Man who sold water, chapatis to pay school fees graduates from University

– A young man who sold chapatis, carried luggage for women from the market and sold water to sustain himself in school finally graduated from university
– During his time in the university, he would wake up very early in the morning to sell water before going to class or leave class immediately and head back home to do his business
A young graduate identified as Sammy Maina has narrated the numerous challenges he went through to raise school fees for his university education.
How Sammy Maina paid his school fees
In an exclusive interview with TUKO.co.ke, the 25-year-old, who is the sixth born in a family of nine, shared he is the only one among his siblings who managed to get past Class Eight education.
“I started my primary school in 2004 and finished in 2011. I passed well but we never had cash to take me to high school. So I had two options, to either repeat school or go to a school I was not admitted to.
“So I got a scholarship from the Henry Wanyoike Foundation and they educated me through high school. I went to one day school called Rungiri where I got a B plain,” he said.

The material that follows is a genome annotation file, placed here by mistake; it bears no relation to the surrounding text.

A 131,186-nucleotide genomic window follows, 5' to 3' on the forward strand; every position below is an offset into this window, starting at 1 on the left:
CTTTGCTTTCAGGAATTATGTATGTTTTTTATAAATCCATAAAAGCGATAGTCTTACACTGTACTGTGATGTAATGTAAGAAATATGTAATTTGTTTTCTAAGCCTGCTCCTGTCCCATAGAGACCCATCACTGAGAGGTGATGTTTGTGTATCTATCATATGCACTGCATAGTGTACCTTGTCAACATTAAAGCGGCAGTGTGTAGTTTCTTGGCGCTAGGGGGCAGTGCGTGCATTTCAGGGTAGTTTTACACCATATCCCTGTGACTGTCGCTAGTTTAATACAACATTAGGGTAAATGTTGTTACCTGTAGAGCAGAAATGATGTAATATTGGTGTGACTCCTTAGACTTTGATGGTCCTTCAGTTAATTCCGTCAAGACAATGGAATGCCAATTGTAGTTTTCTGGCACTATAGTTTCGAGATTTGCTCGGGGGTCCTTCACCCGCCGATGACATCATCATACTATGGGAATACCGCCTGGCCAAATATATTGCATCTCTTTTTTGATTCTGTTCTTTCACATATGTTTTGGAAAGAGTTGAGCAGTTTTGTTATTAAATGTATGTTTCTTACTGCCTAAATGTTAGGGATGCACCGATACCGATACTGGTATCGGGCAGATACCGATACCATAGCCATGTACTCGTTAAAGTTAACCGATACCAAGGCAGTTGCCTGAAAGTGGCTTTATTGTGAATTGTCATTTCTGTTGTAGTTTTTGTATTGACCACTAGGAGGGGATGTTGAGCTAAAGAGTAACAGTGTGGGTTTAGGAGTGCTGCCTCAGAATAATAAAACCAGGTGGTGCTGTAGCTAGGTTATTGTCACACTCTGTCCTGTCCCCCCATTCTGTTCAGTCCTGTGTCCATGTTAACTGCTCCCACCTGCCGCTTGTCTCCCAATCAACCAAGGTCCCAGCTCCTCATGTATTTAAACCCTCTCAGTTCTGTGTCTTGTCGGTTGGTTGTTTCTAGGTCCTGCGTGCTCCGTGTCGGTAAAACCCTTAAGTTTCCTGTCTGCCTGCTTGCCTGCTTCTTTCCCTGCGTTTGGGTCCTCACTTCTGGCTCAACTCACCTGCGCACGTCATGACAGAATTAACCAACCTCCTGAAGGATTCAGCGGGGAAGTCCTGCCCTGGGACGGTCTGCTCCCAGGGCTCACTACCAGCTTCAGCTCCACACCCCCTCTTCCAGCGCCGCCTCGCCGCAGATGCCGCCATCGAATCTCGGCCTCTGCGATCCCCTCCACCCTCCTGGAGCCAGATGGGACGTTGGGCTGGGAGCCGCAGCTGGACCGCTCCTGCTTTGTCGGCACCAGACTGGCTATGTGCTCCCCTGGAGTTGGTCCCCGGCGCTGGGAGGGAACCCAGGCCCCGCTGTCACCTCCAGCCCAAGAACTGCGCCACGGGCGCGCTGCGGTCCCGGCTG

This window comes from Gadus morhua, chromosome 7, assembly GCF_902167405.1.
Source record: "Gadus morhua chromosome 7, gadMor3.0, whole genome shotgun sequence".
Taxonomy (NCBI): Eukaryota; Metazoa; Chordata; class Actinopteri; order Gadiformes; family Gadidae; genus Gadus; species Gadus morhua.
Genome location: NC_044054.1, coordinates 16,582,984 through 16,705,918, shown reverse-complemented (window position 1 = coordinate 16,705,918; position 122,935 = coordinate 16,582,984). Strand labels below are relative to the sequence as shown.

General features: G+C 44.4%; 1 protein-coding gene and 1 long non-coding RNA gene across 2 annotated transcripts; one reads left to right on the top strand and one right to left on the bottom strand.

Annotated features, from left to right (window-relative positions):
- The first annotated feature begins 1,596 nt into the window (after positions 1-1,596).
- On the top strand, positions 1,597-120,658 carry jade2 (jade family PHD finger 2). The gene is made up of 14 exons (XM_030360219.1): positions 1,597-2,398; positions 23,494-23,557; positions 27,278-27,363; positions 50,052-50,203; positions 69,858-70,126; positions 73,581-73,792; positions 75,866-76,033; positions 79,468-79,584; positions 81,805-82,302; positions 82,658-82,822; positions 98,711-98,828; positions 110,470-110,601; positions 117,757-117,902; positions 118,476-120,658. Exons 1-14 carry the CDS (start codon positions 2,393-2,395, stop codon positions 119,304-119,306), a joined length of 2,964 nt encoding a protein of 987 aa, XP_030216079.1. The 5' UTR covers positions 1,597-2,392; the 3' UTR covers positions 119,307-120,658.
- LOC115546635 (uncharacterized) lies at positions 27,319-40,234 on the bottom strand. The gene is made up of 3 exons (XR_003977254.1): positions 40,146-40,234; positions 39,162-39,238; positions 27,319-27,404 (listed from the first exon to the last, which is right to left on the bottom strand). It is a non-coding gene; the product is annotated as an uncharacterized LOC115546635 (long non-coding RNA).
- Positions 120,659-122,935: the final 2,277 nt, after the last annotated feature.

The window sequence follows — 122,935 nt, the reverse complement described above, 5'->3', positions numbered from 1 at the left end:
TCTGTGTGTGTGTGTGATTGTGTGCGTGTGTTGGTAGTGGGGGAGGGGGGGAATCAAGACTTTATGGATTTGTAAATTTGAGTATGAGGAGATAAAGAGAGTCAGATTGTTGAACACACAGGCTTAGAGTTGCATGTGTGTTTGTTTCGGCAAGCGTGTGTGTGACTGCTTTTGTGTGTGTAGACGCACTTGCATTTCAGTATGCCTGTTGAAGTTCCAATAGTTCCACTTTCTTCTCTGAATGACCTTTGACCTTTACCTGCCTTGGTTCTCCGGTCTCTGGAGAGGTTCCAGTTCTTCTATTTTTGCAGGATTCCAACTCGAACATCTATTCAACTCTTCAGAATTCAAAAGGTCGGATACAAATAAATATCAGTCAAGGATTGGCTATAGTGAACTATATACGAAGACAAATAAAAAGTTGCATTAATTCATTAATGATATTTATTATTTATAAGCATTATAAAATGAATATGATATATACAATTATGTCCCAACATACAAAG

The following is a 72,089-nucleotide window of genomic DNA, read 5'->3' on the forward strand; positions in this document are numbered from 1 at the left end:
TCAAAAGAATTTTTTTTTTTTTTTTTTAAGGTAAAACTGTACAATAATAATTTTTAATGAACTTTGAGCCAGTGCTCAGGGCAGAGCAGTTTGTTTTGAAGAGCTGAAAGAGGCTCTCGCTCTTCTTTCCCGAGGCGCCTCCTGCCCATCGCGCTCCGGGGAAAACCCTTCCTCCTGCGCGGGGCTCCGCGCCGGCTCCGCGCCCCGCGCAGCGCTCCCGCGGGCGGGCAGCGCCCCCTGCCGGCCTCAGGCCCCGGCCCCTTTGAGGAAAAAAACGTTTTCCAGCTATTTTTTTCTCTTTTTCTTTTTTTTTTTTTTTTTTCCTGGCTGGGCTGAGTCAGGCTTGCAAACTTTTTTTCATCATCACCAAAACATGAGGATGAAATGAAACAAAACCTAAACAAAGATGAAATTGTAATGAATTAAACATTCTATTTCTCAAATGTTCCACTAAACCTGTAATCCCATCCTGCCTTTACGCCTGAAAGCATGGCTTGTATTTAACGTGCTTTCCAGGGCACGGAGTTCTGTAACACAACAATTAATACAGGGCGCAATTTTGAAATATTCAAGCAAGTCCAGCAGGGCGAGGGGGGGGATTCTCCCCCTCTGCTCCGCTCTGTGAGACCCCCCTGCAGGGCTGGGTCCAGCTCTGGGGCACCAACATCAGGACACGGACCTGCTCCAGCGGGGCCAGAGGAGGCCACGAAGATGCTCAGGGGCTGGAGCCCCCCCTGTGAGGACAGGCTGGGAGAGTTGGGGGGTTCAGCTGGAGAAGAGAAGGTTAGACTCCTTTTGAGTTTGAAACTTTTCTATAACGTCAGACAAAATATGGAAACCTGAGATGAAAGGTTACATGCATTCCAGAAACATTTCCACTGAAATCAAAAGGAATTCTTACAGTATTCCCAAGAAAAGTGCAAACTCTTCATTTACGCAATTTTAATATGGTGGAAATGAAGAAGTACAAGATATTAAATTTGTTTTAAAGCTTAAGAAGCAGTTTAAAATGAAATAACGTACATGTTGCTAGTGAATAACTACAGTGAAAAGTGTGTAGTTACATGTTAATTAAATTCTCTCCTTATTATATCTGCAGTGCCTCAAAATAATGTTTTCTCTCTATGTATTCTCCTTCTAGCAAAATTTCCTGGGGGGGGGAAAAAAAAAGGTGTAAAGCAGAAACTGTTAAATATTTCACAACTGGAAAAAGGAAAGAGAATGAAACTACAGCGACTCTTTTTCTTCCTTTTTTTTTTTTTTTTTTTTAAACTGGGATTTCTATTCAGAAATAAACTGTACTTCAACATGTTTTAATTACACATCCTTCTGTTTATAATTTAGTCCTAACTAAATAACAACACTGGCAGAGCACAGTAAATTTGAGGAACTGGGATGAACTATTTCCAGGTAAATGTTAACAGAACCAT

Back in high school, he used to help his father sell water after school to raise more money at home. In September 2016, he joined TUK university, where he was admitted by the university placement board to study Bachelor of Technology in Industrial and Applied Chemistry.
“While on campus, I used to carry my books and sell water. When I get some free time, I would then read. Then my dad gave me one cart (mkokoteni) and I went to Kikuyu with it. I hustled like no man’s business,” he added.
Through his business, he bought five other carts but later sold one. He then started renting them out and charging Ksh 100 per cart.
There were days he never used to get anyone to rent his carts, but there were days he did good business with them. Maina was a regular student, so that means his schools fees for the whole year was never more than KSh 30k.
“I used to wake up very early and sell the water before the class starts and then go back home and change and go to class. I would have days when classes started at 9am so that I would have an easy time.
In the evening, I would rush home, change, go make chapatis or carry goods for people from the markets or peel potatoes for people who have restaurants,” he added.
The 25-year-old stated that street life taught him that he could do anything and be flexible to take up any job.
He still cuts vegetables for people and maintains that his business is still ongoing, and thanks to it and a campaign he participated in, he built his mother a small house.
Maina’s motivation
“I am the first one of my mother’s kids to finish class eight. Those older than me have no education whatsoever, some do not even know how to write their name. My mother looks at me as her only hope because of the struggle she’s gone through to see me get through school,” he said.
Maina graduated from TUK on Friday, July 31, with Second Class honours.